May 1, 2009
VANGUARD CONSTRUCTION & DEVELOPMENT CO., INC., PLAINTIFF,
JEAN POLSKY, CHIKE CHUKWULOZIE, INTERIOR DESIGN FLOORING CORPORATION, AND J RAPAPORT FLOORING, DEFENDANTS.
The opinion of the court was delivered by: Michael D. Stallman, J.
Published by New York State Law Reporting Bureau pursuant to Judiciary Law § 431.
This opinion is uncorrected and subject to revision before publication in the printed Official Reports.
Upon the foregoing papers, it is ordered that the motion for summary judgment dismissing the complaint by defendants Polsky and Chukwulozie is granted, and the complaint is severed and dismissed, and the Clerk is directed to enter judgment in defendants' favor accordingly, and the second counterclaim of defendant Interior Design Flooring Corporation is dismissed; and it is further
ORDERED that the notice of pendency of Vanguard Construction and Development Co., Inc., filed with the County Clerk of New York County on April 27, 2007, and the notice of pendency of Interior Design Flooring Corp., filed with the County Clerk of New York County on March 19, 2007, against property known as 206 West 17th Street, Unit 5N, New York, New York, also known as Block 766, Lot 1305 on the Land and Tax Map of the County of New York, are hereby vacated, and the Clerk is directed to make the appropriate notations; and it is further
ORDERED that plaintiff's cross motion to dismiss the counterclaims of Polsky and Chukwulozie is denied.
The complaint does not plead that plaintiff was a duly licensed home improvement contractor during the performance of defendants' construction project, as required under CPLR 3015 (e). Plaintiff concedes that it was an unlicensed home improvement contractor during the project (Strauss Opp. Aff. ¶ 5), which is in violation of Section 20-387 (a) of the Administrative Code of the City of New York. "[P]ublic policy prohibits an unlicensed home improvement contractor from recovering for breach of contract or in quantum meruit." Matter of Metrobuild Assoc, Inc. v Nahoum, 51 AD3d 555, 556 (1st Dept 2008). Therefore, plaintiff " cannot recover any further payments from the [defendants] either under the contract or in quantum meruit, and it forfeited the right to foreclose a mechanic's lien." Matter of Ashmawy v L.I Dock & Bulkhead Corp., 251 AD2d 500, 501 (2d Dept 1998).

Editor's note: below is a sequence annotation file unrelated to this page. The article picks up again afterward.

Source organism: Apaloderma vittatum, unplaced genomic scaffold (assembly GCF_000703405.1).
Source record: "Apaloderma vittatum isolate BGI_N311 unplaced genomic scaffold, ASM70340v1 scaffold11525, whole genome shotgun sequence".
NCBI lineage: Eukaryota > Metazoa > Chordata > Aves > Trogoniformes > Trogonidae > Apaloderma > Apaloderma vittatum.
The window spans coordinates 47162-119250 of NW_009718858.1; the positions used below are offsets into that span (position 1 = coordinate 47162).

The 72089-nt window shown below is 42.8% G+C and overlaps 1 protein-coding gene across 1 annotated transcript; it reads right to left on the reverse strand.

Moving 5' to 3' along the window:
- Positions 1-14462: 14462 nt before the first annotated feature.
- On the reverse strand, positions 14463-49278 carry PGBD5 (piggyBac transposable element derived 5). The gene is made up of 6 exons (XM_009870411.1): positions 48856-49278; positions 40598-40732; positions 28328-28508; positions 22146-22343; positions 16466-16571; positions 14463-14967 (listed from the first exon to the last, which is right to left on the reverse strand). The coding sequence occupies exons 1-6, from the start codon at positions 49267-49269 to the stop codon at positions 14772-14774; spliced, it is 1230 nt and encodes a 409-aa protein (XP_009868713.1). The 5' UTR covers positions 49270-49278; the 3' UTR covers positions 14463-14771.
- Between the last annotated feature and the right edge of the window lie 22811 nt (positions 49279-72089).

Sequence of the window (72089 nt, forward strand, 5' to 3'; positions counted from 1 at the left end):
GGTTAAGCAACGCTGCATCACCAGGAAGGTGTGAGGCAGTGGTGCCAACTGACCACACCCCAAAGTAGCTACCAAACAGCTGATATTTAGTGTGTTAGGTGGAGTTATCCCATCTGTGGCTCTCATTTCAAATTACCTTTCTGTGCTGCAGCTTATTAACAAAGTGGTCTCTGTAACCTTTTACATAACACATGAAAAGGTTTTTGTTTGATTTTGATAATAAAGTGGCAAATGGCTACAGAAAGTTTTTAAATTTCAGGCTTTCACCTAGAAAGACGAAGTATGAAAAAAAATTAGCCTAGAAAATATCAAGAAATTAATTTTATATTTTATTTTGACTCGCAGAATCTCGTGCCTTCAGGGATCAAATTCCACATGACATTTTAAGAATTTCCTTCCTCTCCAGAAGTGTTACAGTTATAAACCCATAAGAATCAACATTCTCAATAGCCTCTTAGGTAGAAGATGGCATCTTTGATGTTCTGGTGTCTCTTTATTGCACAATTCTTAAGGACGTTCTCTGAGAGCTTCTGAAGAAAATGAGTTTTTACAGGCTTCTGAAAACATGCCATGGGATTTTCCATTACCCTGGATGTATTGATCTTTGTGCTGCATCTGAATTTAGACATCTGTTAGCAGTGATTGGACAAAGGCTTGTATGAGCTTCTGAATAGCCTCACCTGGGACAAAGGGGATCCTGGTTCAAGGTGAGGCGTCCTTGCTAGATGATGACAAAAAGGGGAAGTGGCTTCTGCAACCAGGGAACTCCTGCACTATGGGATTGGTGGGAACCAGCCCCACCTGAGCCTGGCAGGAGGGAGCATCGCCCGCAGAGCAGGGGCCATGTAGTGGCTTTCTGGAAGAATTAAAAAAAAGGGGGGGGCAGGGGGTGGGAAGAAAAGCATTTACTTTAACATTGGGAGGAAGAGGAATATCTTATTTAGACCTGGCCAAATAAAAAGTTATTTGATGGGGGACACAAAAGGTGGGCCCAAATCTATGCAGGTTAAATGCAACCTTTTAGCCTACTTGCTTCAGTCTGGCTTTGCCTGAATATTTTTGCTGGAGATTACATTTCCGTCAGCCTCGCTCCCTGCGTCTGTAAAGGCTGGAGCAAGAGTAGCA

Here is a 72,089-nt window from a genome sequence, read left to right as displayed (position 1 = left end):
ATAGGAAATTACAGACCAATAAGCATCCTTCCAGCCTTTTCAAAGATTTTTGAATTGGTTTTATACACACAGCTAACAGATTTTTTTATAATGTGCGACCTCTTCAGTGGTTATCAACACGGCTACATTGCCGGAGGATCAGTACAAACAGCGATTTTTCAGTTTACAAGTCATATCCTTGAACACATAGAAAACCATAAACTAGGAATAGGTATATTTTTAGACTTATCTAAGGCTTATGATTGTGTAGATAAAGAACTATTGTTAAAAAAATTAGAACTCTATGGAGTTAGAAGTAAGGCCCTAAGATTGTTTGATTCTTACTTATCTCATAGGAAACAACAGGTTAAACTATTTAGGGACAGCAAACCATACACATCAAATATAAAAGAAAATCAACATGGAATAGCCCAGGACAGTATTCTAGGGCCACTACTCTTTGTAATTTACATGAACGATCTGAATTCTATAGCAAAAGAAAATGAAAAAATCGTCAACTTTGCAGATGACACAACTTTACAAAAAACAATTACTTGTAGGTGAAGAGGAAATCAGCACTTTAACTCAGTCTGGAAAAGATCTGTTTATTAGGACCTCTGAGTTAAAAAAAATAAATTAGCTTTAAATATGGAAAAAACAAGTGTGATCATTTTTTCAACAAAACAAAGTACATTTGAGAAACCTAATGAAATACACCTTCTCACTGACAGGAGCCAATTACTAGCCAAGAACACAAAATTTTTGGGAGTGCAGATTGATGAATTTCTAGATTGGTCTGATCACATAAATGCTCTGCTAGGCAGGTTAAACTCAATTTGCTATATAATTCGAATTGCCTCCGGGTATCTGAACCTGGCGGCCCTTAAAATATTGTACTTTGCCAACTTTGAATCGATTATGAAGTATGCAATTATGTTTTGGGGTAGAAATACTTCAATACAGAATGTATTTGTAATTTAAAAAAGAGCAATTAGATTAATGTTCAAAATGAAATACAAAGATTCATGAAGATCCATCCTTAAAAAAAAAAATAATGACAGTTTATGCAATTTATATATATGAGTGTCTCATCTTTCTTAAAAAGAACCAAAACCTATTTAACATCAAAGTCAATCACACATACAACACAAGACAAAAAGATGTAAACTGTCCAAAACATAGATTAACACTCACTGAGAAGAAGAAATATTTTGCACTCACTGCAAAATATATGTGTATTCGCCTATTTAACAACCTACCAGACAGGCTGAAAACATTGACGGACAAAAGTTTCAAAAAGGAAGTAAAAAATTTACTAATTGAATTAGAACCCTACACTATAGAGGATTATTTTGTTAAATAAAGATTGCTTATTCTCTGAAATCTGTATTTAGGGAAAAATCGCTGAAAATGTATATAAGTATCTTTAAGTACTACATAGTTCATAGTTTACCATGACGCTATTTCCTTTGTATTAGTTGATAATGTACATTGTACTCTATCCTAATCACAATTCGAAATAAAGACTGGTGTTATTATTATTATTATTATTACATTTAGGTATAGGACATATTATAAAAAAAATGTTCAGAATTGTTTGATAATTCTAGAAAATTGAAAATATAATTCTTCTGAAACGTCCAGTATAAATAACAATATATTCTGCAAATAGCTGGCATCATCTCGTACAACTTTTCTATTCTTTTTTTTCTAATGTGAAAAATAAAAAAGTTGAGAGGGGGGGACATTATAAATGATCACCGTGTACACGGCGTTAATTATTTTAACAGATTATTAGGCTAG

"The fact that the homeowner was aware of the absence of a license or even that the homeowner planned to take advantage of its absence creates no exception to the statutory requirement. . . . Just as a party may not waive a statute enacted for his benefit if such waiver contravenes public policy, estoppel may not be relied upon to reward a practice which violates public policy as prescribed by the Administrative Code."
Millington v Rapoport, 98 AD2d 765, 766 (2d Dept 1983). Contrary to plaintiff's argument, the motion for summary judgment by defendants Polsky and Chukwulozie is not untimely. A party may bring a motion for summary judgment after joinder of issue (CPLR 3212 [a]), and a motion to dismiss for failure to state a cause of action can be made at any time. Chuqui v Church of St. Margaret Mary, 39 AD3d 397, 397 (1st Dept 2007).
Therefore, the branch of defendants' motion for summary judgment dismissing the complaint is granted, and the notice of pendency that plaintiff filed with the County Clerk is vacated. Like plaintiff, defendant Interior Design Flooring Corporation, a subcontractor, did not plead that it was a licensed home improvement contractor during the time when services were rendered. Thus, its second counterclaim against all parties, for foreclosure of a mechanic's lien, is dismissed, and its notice of pendency is also vacated.